Passenger Profiling, Imperfect Screening, and Airport Security

William Penn University, Filadelfia, Pennsylvania, United States
American Economic Review (Impact Factor: 2.69). 05/2005; 95(2):127-131. DOI: 10.2139/ssrn.651881
Source: RePEc

ABSTRACT This paper uses a natural experiment approach to identify the effects of an exogenouschange in future pension benefits on workers’ training participation. We use uniquematched survey and administrative data for male employees in the Dutch public sectorwho were born in 1949 or 1950. Only the latter were subject to a major pension reformthat diminished their pension rights. We find that this exogenous shock to pension rightspostpones expected retirement and increases participation in training courses amongolder employees, although exclusively for those employed in large organizations.

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    ABSTRACT: This article explores citizens' views on racial profiling at airports. A recent Gallup poll allowed for analyses of the perception of Blacks, Hispanics, and Whites concerning whether they felt racial profiling at airports was widespread and/or justified. Multivariate analyses revealed that Blacks were more likely than Whites to believe profiling at airports was widespread. There were, however, no differences between the opinions of Whites and Hispanics on the extent of profiling in airports. Racial and ethnic minorities were less likely than Whites to believe that profiling at airports was justified. The implications of the results are discussed.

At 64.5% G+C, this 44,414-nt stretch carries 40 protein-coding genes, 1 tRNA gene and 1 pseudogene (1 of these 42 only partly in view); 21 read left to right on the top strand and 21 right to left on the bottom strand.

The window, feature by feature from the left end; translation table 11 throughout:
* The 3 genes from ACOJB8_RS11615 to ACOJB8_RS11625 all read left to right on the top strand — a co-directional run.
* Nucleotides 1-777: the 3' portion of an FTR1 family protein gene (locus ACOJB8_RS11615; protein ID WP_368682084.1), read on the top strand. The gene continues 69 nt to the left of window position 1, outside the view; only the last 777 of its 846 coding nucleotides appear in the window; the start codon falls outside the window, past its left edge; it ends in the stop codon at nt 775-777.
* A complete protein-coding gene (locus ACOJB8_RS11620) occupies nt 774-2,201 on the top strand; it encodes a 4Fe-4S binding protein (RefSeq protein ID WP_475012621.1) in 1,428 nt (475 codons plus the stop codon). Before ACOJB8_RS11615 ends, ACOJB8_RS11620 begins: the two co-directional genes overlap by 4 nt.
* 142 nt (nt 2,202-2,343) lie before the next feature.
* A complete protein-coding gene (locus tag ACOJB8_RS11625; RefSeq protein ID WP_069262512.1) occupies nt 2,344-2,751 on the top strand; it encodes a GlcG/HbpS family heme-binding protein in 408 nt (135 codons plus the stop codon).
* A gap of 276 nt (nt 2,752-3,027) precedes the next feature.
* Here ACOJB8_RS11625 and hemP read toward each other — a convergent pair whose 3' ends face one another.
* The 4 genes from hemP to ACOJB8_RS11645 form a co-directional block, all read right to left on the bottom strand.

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    ABSTRACT: For decades, racial profiling has been subject of intense debate in US jurisdiction. Recently, outcome tests based on economic models have contributed to the legal discourse. However, it is not readily obvious if and to what extent they also pertain to European jurisdiction, where racial profiling has only as of late stirred up controversy. In a comprehensive examination of their basic building blocks, this paper illustrates why the these tests are not particularly suited for the European case. The models are tailored to identify racial prejudice but are unfit to provide evidence of statistical discrimination, reflecting their adaption to the current US legal approach. A simple alternative test remedies this shortcoming and manages to inform the European jurisdiction.
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    ABSTRACT: Airport security measures can be grouped into two types; standardized screening techniques, which all passengers must undergo (e.g., baggage X-rays, metal detecting scans); and elevated-risk screening (including pat-downs and strip searches) for which only a sub-set of passengers are selected. In the current study, an undergraduate sample (n = 636) was surveyed regarding the professionalism of security screening staff, as well as perceived safety, threat to dignity, and enplanement intentions, following standard and elevated-risk screening measures. Consistent with our hypotheses, perceived professionalism and safety were positively correlated with enplanement intentions, and dignity threat was negatively associated with perceived safety. As the perceived safety from the use of a security measure decreased, enplanement intentions also decreased. Notably, when a screening measure is perceived as having negative consequences (e.g., threatening one's sense of dignity) the safety of the measure is personally invalidated.
    Journal of Air Transport Management 05/2014; 37:60–68. DOI:10.1016/j.jairtraman.2014.02.004 · 0.91 Impact Factor

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May 28, 2014